For the first time in maybe more than ten years, I don’t have a machine running Windows in my possession. Last week, my Vista-running Acer laptop stopped working. Windows just wouldn’t load. It gave me a load of options to restore things to a previous state of affairs, only, because it couldn’t find the driver for my C: drive, there was no previous state of affairs. And there wasn’t any option to restore the machine back to factory settings, no restore CD, no Vista install CD, nothing.
So I did the only logical thing I could do to make this machine useful again. I put Linux on it. Kubuntu to be precise, and it works very nicely. A sticky start, because I couldn’t find FireFox (it wasn’t installed straight away), and things like Flash player had to be installed too. Also, certain file formats (like MP3!) aren’t supported immediately either. But after an hour or so’s fiddling, I have things working very nicely. It certainly isn’t as eeeasy to get into as a certain Asus machine, but it isn’t half bad. It’s quicker and more stable than Vista ever was.
My Macbook is still my main machine, and I can’t see that changing. The quality of the open source software available on the Linux platform is astonishing, given that it’s mostly free of charge, but for certain applications – like those dealing with media (photos, video etc) – the Mac clearly has the edge. For doing stuff on the web, though, Firefox can be running in anything that doesn’t crash every five minutes or which operates at a reasonable speed. And Linux beats Vista hands down on that score.
6 thoughts on “Windowless”
Nice one Dave – look forward to seeing it sometime.
I think this is really interesting. I’m a Mac user but ended up having to get a PC because I wanted to run a specialist mapping application that was only available for the PC. As the definition of ‘specialist’ gets smaller and smaller so will the need to have a Windows machine. A proxy for the measurement of ‘specialist’ is the number of applications/services that don’t depend on the underlying operating system eg those delivered through a cross-platform application such as Firefox.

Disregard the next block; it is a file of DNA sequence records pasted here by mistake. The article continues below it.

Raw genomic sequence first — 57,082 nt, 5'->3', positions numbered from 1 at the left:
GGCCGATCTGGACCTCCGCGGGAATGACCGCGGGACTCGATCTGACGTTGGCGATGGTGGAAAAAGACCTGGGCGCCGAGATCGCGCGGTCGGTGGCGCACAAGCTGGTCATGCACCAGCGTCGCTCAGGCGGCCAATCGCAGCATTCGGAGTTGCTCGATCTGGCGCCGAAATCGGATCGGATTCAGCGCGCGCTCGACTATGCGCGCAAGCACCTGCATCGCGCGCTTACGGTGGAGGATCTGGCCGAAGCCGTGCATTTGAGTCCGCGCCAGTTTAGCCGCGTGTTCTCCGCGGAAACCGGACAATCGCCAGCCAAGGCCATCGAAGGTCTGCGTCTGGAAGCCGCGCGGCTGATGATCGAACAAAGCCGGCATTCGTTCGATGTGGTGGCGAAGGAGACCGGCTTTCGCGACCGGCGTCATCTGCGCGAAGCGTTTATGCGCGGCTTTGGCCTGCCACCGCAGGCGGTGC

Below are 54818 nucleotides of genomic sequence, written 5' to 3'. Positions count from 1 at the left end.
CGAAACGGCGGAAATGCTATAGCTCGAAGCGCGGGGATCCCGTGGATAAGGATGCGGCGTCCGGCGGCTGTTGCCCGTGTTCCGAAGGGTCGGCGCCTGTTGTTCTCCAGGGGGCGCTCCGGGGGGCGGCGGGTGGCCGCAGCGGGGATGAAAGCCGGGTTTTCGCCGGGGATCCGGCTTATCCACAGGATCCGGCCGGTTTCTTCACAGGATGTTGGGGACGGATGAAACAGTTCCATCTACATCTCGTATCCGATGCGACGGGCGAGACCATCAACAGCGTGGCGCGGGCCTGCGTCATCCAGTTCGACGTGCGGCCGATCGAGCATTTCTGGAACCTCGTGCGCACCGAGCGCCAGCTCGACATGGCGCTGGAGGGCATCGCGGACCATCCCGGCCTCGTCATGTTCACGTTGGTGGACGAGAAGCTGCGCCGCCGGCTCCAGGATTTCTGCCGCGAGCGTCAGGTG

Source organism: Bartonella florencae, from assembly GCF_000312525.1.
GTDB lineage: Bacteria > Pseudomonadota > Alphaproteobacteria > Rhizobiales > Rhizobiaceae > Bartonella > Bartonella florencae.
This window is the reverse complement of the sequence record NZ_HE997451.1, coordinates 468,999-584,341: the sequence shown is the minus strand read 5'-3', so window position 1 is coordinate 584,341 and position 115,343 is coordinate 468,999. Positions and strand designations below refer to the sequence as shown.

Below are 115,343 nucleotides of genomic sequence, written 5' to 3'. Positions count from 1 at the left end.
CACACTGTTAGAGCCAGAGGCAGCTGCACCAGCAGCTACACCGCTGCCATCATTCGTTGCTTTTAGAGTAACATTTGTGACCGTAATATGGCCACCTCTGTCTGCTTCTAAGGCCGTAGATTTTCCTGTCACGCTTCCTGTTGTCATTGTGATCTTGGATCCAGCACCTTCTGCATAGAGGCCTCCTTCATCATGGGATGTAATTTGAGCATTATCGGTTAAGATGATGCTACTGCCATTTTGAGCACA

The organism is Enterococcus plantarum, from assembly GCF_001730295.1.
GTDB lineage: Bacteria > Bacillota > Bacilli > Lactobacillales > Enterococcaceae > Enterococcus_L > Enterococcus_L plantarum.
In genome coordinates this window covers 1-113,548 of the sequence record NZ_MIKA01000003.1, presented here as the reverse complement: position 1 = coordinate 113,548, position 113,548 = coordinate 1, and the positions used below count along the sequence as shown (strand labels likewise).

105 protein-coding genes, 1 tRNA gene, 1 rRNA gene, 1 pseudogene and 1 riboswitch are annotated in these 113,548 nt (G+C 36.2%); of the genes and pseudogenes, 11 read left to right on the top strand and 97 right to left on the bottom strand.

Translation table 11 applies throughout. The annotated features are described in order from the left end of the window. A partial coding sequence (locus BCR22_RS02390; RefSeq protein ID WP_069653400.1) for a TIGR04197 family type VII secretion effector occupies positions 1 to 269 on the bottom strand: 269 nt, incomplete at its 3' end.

Interesting: how are you checking that stuff still works in IE – are you running Parallels or Fusion on the Mac?
I once got a secondhand Dell just to be able to run IE on Windows for development purposes. Now I just have two virtual machines in Parallels, one with IE6 and one with IE7 and I’ve not booted up the old laptop in months…
@ Jeremy – no problems, though this laptop is a bit of a beast to lug around with me!
@ Simon – Yes, and there is real potential now that Linux is getting easier and easier to use – the version that comes with the eeePC is a prime example. For non techies, it’s perfect. Quite a few organisations, though, including (shamefully) the Government, distribute files etc in propriatory formats like .doc which can cause non Windows (or Office owners) problems despite the best efforts of the likes of OpenOffice.org.
@ Steph – I’m going to try and get IE working in Wine, though I haven’t had a proper look at it. I have access to IE at work, anyway, so can check stuff there when I need to in the meantime. Have been looking at Parallels but am not sure my little Macbook could cope with it. I’m eying up a beefy iMac for home for real grunt work – video processing etc – and that could be the machine to run virtual Windows on!
Always one to be contrary, I’ve gone the other way. My stylish and silver Powerbook is now back in its case and I’m back to XP. A few reasons, should anyone be interested: Dragon Naturally Speaking – being able to rant my reports and Audits is so much more fun and productive; Feeddemon beats the h out of NetNewsWire; Microsoft OneNote – sometimes they can get it right; Suunto – heart rate monitoring for my cycling… but most of all. A TabletPC just is the business. Like a fixed wheel bike, once you’ve been there you wouldn’t go back.
Paul – interesting alternative view! I have a few favoured Windows apps, but I reckon they will work just as well within Parallels on the Mac, or Wine on linux. Not much Mac and linux lovers cann do about your hardware preferences though!
You’re damn right about FeedDemon, the best desktop RSS there is – and free now too! Was seriously disappointed in NetNewsWire, so much so that I am now back on Google Reader.